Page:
Friday, August 16, 2013

Brought to you by the letters "E" and "A"....

After a five week journey to North Alabama helping family through surgeries and sneaking in a few visits along the way, I'm back at the beach.  There's an odd disconnect one experiences after being gone for so long.  In order to find myself again there has been lots of sleeping and simply "being," a couple of early evening Toddies on the Beach with the hubby, and first beach walk.

We've had an abundance of rainfall the past few days.  Along with the rain drops came lightning and thunder, north winds and heavy seas.  After the heat of early August I welcomed this change with open arms...and bare feet for my first serious walk.  My goal was the green rocks of Fort Fisher.  However, the universe had something completely different in mind for me.


Stepping onto the wet sand off our walkway the first thing I noticed were lines of beach flotsam and jetsam deposited by the sea.  It was just past high tide, and these markers were high spots of deposits.  There, amid the bits of shells, seaweed and bits of grasses were cigarette butts.  Leaning down to pick up the first one I spotted 5 more.  This continued for about a hundred yards south.

I never made it to the green rocks. After about 20 minutes my collecting bag was nearly full.  Back aching, hip complaining I turned back to do a sweep on the way back and collected even more.  North winds blowing my hair out of my eyes I could see more trash, even watching the waves deposit more as I walked.  It was staggering, the amount of garbage.  A personal, worst for Kure Beach.  More tourists on a smoking beach = more cigarette butts.  

Kure Beach Trash Pickup: August 15, 2013;  1.4 pounds of trash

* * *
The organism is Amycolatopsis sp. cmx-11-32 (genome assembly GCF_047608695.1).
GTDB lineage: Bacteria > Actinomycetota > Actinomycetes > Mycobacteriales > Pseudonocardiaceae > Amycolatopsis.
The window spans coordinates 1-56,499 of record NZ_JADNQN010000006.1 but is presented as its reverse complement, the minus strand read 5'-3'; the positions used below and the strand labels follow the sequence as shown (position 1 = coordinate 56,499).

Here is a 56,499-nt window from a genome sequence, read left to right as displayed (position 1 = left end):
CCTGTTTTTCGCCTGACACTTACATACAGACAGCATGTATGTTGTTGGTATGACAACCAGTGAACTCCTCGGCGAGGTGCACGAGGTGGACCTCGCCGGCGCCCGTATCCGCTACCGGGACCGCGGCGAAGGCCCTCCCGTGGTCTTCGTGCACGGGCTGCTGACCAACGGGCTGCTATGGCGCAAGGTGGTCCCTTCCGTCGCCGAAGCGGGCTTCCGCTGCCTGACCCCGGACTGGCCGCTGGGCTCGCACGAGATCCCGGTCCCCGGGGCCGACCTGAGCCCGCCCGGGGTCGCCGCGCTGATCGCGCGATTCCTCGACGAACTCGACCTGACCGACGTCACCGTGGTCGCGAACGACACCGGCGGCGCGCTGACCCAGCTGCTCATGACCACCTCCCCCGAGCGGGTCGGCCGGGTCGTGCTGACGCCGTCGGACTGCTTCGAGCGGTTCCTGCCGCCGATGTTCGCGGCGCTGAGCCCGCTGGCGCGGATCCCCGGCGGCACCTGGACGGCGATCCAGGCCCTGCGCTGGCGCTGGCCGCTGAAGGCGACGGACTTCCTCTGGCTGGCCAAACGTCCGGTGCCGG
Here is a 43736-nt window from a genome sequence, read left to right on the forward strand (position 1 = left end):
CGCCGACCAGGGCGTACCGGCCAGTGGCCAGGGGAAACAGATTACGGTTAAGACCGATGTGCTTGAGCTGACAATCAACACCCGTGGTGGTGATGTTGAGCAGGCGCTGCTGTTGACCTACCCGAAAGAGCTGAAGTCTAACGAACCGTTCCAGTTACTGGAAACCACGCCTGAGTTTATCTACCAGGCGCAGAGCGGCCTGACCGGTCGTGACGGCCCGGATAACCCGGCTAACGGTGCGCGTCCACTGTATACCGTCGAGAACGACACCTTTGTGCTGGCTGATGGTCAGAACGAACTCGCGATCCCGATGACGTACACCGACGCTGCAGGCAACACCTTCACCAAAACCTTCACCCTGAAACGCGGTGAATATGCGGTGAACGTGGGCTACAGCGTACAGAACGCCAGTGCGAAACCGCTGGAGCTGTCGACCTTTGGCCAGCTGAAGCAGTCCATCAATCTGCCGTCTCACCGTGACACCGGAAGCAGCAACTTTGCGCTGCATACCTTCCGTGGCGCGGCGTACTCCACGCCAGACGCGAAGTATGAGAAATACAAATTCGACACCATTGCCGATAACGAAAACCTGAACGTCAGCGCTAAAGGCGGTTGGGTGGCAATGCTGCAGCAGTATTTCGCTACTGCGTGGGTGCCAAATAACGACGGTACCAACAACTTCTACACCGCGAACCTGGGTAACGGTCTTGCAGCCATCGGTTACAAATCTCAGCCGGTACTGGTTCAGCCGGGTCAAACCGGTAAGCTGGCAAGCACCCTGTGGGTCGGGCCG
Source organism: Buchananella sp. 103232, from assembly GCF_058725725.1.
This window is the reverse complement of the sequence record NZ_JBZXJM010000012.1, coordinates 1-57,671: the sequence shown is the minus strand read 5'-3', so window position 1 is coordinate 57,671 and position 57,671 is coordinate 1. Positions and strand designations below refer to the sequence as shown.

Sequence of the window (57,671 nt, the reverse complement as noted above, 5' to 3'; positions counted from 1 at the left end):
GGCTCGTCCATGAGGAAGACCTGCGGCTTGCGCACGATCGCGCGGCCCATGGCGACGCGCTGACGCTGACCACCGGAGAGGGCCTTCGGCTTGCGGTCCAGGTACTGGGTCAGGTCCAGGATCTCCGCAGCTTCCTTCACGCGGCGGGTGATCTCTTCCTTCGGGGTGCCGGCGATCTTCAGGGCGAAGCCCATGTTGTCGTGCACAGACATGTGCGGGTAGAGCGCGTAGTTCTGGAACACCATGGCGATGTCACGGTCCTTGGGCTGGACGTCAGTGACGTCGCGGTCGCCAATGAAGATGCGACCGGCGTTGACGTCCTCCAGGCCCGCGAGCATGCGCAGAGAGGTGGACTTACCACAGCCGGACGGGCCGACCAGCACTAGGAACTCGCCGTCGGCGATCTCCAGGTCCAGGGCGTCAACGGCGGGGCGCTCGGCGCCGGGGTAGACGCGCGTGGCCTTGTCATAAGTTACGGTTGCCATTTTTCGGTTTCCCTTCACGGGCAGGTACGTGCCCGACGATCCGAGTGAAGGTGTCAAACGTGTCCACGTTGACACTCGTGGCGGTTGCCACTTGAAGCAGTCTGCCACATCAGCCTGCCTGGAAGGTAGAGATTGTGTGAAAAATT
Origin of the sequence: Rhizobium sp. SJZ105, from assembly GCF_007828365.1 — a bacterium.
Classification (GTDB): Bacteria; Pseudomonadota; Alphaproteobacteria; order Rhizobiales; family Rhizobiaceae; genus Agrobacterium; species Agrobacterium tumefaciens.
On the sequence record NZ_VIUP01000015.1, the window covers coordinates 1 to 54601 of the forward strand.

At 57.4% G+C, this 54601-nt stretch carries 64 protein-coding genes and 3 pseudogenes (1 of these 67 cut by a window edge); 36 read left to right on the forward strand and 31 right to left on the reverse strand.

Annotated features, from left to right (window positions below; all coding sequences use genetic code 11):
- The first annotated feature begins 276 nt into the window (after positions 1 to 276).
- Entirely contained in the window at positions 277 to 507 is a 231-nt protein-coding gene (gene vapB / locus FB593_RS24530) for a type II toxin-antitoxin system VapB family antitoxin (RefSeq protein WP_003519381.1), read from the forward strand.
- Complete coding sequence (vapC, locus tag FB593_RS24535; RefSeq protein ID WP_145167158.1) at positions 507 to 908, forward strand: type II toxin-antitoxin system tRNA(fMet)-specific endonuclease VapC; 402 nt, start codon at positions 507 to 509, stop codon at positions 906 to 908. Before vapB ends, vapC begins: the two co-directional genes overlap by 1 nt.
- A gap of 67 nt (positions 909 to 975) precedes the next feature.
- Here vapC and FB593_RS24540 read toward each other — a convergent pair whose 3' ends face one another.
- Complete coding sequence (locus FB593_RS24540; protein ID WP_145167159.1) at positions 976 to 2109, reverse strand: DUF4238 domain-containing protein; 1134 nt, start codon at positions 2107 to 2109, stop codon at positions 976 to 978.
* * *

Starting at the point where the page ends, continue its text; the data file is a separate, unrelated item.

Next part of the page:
1 hour over a few hundred yards.  Mid-afternoon, after storms and rainfall at high tide with heavy seas. 

10 Children's toys
Over 50 bits and pieces of paper and plastic
2 tubes of chapstick
8 plastic cigarillo tips
1 complete empty bottle of water
1 Landshark beer bottle cap
1 plastic spoon
The letters "E" and "A" from something
1 quarter
22 bottle caps
448 cigarette butts

That last one bears repeating:  448 CIGARETTE BUTTS

This is plain nasty.  I'm going to buy medical gloves for these beach pickups it's becoming so gross.  This time I did receive pay for my efforts - one quarter. 

I leave you with a pretty photograph of how a beach should look, sans trash:

...isn't this better?


Gaelyn said...

Litter just makes me want to puke. I cannot believe anybody likes to see it, so why is it there. Thank you for picking up this mess. But please do protect yourself.

bunnits said...

I commend your efforts. We recently took our new kayaks on a local creek and were dismayed at the amount of trash we saw. We've decided to try some clean up expeditions.

Shannon said...

You could do a photo book of your photos of the trash, like yours from today's post. Or a blog just about that? It makes me think of a blog I saw once that was completely about things the author found in library books - random, interesting things. Hmmm. I guess I find your trash random and interesting.

Jan said...

That's always a shame to see this stuff when I'm on the beach. You did a great service by spending your time helping to clean it up. Unfortunately it's just a small dent...but every bit helps. Maybe now that the 'peak' of summer visitors is dying down there will be less butts lying about...although it's overwhelming to think of the zillions of them deeper in the sand and down under the sea :(

Naquillity said...

your efforts to clean the beach have helped countless sea critters i'm sure as well as make it a prettier place to walk. that photo in the beginning is powerful. i think Shannon has a strong point using your photos in a book or special blog dedicated to this subject. showing others what a mess they're leaving behind might inspire them to throw it away properly. simply love your beach photo after the cleaning. makes me want to visit. hope all is well. have a great day~ said...

How did I miss this post? It is an awesome display of the travesty of not thinking, or of thinking "well, one butt won;t make a difference" Well maybe one butt doesn;t but 400+ makes a huge difference. What a blessing you are to have picked up all that garbage. I think a dedicated blog or even a book could open a lot of people's eyes -- and hearts -- to the need for clean beaches.


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